What's on this page?
A basic understanding of microbiology can really help as you develop food safety and HACCP plans. This page has a few resources to get you started as well as some suggested anti-microbial interventions for small plants.
What is microbiology? How do I get started?
What are the options for small plants?
Microbiology is the study of micro-organisms like bacteria, parasites, fungi and more. This is important to meat processors as many dangerous bacteria, such as e.coli and salmonella, are micro-organisms. You need to have a basic understanding of how these micro-organisms live and flourish and how to limit and control them when operating a meat processing facility.
This guidebook was written by USDA's Food Safety and Inspection Service specifically for small and very small plants. Part of the Small Plant News Guidebook Series, it covers food-borne pathogens, control of food-borne pathogens, and how to put together a microbiological sampling program. (Published 2012, 64 pp.)
Another great place to get started is with this set of four educational sessions. The first three are taught by Dr. Cathy Cutter and Martin Bucknavage of Penn State University -- two food scientists with many years experience working with small meat processors. In the fourth, you'll learn about natural curing from Dr. Jeff Sindelar from University of Wisconsin, a meat processor, and an organic meat company.
Meat processors increasingly need to understand microbiology concepts and terms, from N-60 sampling and multi drug resistance to Non-0157 STECs, CFU, APC, PCR, and PFGE. In this session, you'll learn the basic microbiological terms that processors – and their customers – need to understand. The webinar has four sections: Microorganisms in Food, Pathogens, Spoilage Organisms, and Microbial Analysis. (95 min. long, recorded Feb. 1, 2012)
Next, go to the next level and focus on microbiological sampling, both why and how. This session has four sections: (1) goals and basics of microbiological sampling, (2) environmental sampling and two examples: listeria and sanitation verification, (3) product sampling, and (4) how to choose a microbiological testing lab. (90 minutes long, recorded August 29, 2012)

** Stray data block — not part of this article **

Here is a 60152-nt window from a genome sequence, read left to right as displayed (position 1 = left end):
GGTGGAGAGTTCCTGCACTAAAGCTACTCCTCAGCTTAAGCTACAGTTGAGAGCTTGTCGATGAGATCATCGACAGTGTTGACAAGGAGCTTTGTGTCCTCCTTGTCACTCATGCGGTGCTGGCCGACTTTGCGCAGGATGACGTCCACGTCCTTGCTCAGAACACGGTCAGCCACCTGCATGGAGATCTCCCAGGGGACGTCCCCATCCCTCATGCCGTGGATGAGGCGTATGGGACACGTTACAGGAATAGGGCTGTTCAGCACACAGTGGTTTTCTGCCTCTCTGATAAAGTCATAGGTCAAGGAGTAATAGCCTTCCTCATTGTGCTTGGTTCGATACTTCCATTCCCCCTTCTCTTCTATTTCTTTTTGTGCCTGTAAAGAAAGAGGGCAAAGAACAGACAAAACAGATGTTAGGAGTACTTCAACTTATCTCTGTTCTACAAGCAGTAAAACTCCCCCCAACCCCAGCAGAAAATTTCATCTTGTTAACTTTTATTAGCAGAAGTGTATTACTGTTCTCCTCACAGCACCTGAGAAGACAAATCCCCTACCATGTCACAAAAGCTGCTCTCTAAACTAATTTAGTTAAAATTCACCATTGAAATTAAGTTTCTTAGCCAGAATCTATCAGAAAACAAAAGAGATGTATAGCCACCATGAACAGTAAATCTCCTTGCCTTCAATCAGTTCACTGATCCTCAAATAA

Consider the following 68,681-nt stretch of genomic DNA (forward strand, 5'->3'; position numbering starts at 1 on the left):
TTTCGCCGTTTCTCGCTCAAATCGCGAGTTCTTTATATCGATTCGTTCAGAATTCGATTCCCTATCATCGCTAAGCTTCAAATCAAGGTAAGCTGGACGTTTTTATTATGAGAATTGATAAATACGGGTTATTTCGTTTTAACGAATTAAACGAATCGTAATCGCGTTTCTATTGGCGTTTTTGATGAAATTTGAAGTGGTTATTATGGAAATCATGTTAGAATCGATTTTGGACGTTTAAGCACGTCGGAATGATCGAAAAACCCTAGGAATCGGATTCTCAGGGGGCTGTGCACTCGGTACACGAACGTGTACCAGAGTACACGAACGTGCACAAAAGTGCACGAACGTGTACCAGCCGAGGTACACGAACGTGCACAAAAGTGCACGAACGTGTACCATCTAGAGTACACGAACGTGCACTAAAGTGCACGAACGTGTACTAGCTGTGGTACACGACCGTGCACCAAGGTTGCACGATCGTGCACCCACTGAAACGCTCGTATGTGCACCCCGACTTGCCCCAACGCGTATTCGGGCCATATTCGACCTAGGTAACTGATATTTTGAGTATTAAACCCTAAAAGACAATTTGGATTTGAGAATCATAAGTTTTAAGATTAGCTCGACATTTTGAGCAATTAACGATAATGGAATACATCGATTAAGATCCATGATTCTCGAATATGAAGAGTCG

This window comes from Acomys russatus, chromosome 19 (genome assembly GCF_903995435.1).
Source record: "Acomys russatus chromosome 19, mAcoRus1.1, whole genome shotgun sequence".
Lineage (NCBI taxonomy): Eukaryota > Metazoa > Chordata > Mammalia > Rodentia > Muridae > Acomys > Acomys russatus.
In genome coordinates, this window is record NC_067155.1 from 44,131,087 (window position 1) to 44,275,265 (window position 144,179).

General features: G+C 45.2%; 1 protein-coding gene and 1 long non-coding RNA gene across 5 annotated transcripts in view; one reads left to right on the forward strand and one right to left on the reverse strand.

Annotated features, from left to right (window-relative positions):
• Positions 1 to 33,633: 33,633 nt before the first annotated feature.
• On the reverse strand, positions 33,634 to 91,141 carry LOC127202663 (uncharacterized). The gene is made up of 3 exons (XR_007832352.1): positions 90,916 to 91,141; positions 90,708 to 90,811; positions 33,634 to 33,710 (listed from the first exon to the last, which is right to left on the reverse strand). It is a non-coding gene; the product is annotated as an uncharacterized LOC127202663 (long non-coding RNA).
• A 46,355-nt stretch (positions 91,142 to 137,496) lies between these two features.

In 2012, USDA FSIS issued revised guidance about controlling Listeria monocytogenes in ready-to-eat meat and poultry products. On this webinar, you'll learn what the new guidance document says about managing listeria and what processors need to know to comply. This webinar was co-sponsored by the American Association of Meat Processors, the American Meat Science Association, and the North American Meat Association. (90 minutes long, recorded November 27, 2012)
HACCP — Hazard Analysis Critical Control Point — has been around for decades as a food safety management system in many different industries. Starting in 2000, USDA required all inspected meat & poultry establishments to have a HACCP plan in place and to follow that plan. So what is it? How does it work? What are the basics? On this webinar, you’ll learn the ABCs of HACCP — vocabulary and basic concepts — from an experienced HACCP instructor, Jonathan Campbell from Penn State University. (1 hour long, recorded on May 29, 2014)
Small and very small red meat plants can benefit from food safety technologies appropriate to their scale of operations. This video, with companion booklet, produced by the Food Science Department at Pennsylvania State University in 2005, explains in detail how to use a water wash and anti-microbial spray treatment as an intervention against pathogens during the slaughter of red meat animals. It also provides scientific documentation that can be used for HACCP plan validation. ￼
This PDF by Catherine N. Cutter and William R. Henning of Pennsylvania State University provides practical information for small plants about control of and testing for Listeria monocytogenes, a serious concern in ready-to-eat (RTE) products.
A processor-to-processor suggestion for very small poultry plants struggling to meet USDA’s Salmonella and Campylobacter standards: "Think paracetic acid, acidified sodium chlorite, or cecure as the post-chill dip and write the HACCP plan so the birds are dripping in the antimicrobial at the actual point of testing. We had issues with passing salmonella testing with USDA when they changed their performance standards until we added a post-chill dip and wrote our HACCP plan so that dip was our last step of our slaughter plan. We use Paracetic acid at 700-800 ppm post chill. Cecure at a very small amount in the buffered solution rinse for testing will get an 8 log reduction on the way to the lab!"